|Formerly||Four Star Productions (1952-1959)|
|Founded||1952 (as Four Star Productions)|
Incorporated as Four Star Television on Jan. 12, 1959.
|Defunct||1997, after purchase to New World Television|
|Fate||Sold to Compact Video as the result of a Leveraged buyout by MacAndrews & Forbes|
Four Star International
|Headquarters||Beverly Hills, California|
Costa Mesa, California
|David Charnay (president)|
Dick Powell (president)
David Niven (president)
Ida Lupino (president)
Charles Boyer (president)
Four Star Television, also called Four Star International, was an American television production company. Founded in 1952 as Four Star Productions by prominent Hollywood actors Dick Powell, David Niven, Charles Boyer, and Joel McCrea, it was inspired by Lucille Ball and Desi Arnaz founding Desilu Productions a year earlier. McCrea left soon after its founding to continue in films, television and radio, and was replaced by Ida Lupino as the fourth star—although Lupino did not own stock in the company.
Four Star produced several popular programs in the early days of television, including Four Star Playhouse (its first series), Dick Powell's Zane Grey Theatre, Stagecoach West, The June Allyson Show (also known as The DuPont Show Starring June Allyson), The Dick Powell Show, Burke's Law, The Rogues and The Big Valley. Despite its stars sharing equal billing, Powell played the biggest role in the company's early success and growth.
Powell became President of Four Star within a few years of its formation and, in 1955, Four Star Films, Inc. was formed as an affiliate which produced such hit shows as The Rifleman; Trackdown; Wanted: Dead or Alive; Richard Diamond, Private Detective and The Detectives Starring Robert Taylor. There were also failed series, like Jeannie Carson's Hey, Jeannie!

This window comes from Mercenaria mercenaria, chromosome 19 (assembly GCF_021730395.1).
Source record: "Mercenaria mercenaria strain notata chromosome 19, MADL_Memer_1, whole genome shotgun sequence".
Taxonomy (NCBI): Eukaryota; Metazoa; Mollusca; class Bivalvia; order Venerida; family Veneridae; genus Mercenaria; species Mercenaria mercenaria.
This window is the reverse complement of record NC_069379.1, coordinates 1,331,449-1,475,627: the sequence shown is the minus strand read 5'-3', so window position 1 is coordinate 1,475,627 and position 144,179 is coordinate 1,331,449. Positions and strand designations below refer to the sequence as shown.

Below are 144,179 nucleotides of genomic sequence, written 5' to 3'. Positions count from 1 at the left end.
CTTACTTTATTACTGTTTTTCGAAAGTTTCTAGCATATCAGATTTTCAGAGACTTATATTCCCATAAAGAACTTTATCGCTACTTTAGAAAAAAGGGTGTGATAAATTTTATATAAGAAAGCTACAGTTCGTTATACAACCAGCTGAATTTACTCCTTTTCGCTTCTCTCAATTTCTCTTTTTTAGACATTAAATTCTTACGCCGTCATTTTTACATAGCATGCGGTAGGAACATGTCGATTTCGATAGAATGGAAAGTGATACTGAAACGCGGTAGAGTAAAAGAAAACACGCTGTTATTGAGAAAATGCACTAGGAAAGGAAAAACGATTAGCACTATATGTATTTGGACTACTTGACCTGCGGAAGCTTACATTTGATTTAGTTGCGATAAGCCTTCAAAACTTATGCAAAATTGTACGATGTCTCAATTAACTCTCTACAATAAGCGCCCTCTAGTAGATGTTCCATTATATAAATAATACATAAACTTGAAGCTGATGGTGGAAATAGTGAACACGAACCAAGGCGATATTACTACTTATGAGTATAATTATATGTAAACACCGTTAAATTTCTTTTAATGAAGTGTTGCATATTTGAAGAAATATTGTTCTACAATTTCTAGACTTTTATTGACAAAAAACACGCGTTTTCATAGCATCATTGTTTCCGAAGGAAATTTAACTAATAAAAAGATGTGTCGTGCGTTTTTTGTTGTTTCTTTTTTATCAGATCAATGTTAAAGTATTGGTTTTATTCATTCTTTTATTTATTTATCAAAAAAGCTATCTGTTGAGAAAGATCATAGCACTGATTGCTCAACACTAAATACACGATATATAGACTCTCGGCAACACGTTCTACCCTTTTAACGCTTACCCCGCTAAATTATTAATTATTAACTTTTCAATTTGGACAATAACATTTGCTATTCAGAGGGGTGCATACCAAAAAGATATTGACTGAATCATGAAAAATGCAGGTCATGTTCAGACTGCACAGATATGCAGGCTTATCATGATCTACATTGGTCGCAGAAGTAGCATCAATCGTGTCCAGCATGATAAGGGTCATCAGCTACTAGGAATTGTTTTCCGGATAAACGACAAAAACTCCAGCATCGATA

In late 1958, Four Star Productions and Four Star Films were merged into a new holding company called Four Star Television, and began publicly trading on the American Stock Exchange on January 12, 1959. After Powell's death in 1963, Four Star was led by Thomas McDermott, followed by Aaron Spelling. It was then purchased and developed for global film and television markets by David Charnay, and subsequently was sold to Ron Perelman; Perelman sold it to 20th Century Fox Television in 1996.
Dick Powell, a Hollywood veteran of twenty years in 1952, longed to produce and direct. While he did have some opportunities to do so, such as RKO Radio Pictures' The Conqueror (1956) with John Wayne, Powell saw greater opportunities offered by the then-infant medium of television.
Main article: Four Star Playhouse
Powell came up with an idea for an anthology series, with a rotation of established stars every week, four stars in all. The stars would own the studio and the program, as Lucille Ball and Desi Arnaz had done successfully with the Desilu studio.
Powell had intended for the program to feature himself, Charles Boyer, Joel McCrea and Rosalind Russell; however, Russell and McCrea backed out, and David Niven came on board as the "third star". The fourth star would be a guest star at first. CBS liked the idea, and Four Star Playhouse made its debut in the fall of 1952. While it ran on alternate weeks during its first season (the program it alternated with was the television version of Amos 'n' Andy), it was successful enough to be renewed and become a weekly program beginning with the second season and until the end of its run in 1956.
Actress/director Ida Lupino was brought on board as the pro forma fourth star, though unlike Powell, Boyer, and Niven, she owned no stock in the company.